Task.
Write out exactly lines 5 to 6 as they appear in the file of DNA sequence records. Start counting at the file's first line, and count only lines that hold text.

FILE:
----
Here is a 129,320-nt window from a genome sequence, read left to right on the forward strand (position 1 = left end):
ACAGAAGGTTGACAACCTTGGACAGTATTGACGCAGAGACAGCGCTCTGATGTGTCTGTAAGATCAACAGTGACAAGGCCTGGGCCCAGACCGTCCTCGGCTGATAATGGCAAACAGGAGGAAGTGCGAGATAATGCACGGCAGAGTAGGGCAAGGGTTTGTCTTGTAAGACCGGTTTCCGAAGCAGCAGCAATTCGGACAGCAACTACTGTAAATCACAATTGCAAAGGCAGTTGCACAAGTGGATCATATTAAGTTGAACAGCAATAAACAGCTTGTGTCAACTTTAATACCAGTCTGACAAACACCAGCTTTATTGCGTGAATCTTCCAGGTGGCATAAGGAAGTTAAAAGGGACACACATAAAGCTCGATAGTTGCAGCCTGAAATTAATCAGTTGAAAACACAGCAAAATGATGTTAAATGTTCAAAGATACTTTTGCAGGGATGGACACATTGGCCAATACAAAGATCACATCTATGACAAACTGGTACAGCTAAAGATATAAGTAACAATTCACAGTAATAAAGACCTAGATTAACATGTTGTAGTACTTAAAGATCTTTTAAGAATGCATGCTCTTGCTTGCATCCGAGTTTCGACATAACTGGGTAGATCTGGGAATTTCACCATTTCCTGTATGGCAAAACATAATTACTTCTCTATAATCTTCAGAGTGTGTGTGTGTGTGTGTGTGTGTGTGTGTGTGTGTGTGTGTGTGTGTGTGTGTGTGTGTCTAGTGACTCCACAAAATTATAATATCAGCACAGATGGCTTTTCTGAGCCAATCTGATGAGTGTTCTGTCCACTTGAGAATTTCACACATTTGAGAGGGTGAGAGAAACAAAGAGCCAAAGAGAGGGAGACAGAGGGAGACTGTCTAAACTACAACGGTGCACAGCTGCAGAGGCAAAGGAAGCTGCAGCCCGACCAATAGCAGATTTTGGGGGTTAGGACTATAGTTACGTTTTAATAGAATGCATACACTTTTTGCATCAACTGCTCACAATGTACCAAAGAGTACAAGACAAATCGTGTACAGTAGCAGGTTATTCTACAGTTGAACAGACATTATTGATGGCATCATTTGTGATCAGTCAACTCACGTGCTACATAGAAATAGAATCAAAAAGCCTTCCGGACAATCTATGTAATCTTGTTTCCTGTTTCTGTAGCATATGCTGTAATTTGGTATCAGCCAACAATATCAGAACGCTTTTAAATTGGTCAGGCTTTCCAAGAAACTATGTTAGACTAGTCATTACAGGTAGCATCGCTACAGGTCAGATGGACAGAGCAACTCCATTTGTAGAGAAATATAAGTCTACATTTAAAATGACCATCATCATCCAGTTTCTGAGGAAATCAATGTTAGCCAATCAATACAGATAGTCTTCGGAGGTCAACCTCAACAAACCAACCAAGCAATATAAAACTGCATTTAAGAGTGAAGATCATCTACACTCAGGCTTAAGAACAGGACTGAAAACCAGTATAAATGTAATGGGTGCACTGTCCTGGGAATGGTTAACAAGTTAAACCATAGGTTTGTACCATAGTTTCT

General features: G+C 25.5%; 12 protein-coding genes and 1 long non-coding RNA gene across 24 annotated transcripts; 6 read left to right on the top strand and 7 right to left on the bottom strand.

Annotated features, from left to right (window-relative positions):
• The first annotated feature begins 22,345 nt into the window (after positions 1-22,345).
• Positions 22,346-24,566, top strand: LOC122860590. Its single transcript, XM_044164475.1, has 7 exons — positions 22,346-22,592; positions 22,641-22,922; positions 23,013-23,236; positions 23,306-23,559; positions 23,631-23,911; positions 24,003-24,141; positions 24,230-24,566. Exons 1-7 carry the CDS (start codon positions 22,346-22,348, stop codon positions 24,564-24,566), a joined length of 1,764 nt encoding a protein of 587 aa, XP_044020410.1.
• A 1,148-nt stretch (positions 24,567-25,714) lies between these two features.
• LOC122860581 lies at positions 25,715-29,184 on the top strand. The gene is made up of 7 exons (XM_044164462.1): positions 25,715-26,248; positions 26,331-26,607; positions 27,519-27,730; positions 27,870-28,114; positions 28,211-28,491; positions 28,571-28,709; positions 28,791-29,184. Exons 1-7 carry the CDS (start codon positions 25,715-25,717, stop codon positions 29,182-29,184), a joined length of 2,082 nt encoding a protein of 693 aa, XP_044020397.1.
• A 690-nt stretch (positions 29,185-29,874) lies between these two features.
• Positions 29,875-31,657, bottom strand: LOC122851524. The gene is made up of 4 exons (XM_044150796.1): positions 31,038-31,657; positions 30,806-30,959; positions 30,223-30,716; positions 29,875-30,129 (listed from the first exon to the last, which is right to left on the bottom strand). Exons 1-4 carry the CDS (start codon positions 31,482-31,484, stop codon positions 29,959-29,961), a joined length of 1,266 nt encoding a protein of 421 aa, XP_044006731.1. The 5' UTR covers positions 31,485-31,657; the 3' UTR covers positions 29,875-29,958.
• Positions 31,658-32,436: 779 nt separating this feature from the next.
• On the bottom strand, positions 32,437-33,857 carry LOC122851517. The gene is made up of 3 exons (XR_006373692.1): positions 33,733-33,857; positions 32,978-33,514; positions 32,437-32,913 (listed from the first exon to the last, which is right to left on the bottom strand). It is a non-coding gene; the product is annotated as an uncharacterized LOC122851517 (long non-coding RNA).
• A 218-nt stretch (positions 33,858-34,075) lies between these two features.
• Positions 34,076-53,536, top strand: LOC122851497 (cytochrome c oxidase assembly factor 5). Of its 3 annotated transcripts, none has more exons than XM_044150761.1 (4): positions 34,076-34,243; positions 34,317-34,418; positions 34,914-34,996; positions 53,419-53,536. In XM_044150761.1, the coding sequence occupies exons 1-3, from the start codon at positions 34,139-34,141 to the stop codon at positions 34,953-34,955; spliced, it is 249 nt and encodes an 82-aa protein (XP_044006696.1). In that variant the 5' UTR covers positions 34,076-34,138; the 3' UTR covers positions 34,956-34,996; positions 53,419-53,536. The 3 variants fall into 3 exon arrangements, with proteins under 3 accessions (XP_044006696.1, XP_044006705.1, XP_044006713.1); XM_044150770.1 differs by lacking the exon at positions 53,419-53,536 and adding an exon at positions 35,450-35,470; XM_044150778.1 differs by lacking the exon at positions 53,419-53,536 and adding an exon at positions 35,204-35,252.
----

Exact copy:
• The first annotated feature begins 22,345 nt into the window (after positions 1-22,345).
• Positions 22,346-24,566, top strand: LOC122860590. Its single transcript, XM_044164475.1, has 7 exons — positions 22,346-22,592; positions 22,641-22,922; positions 23,013-23,236; positions 23,306-23,559; positions 23,631-23,911; positions 24,003-24,141; positions 24,230-24,566. Exons 1-7 carry the CDS (start codon positions 22,346-22,348, stop codon positions 24,564-24,566), a joined length of 1,764 nt encoding a protein of 587 aa, XP_044020410.1.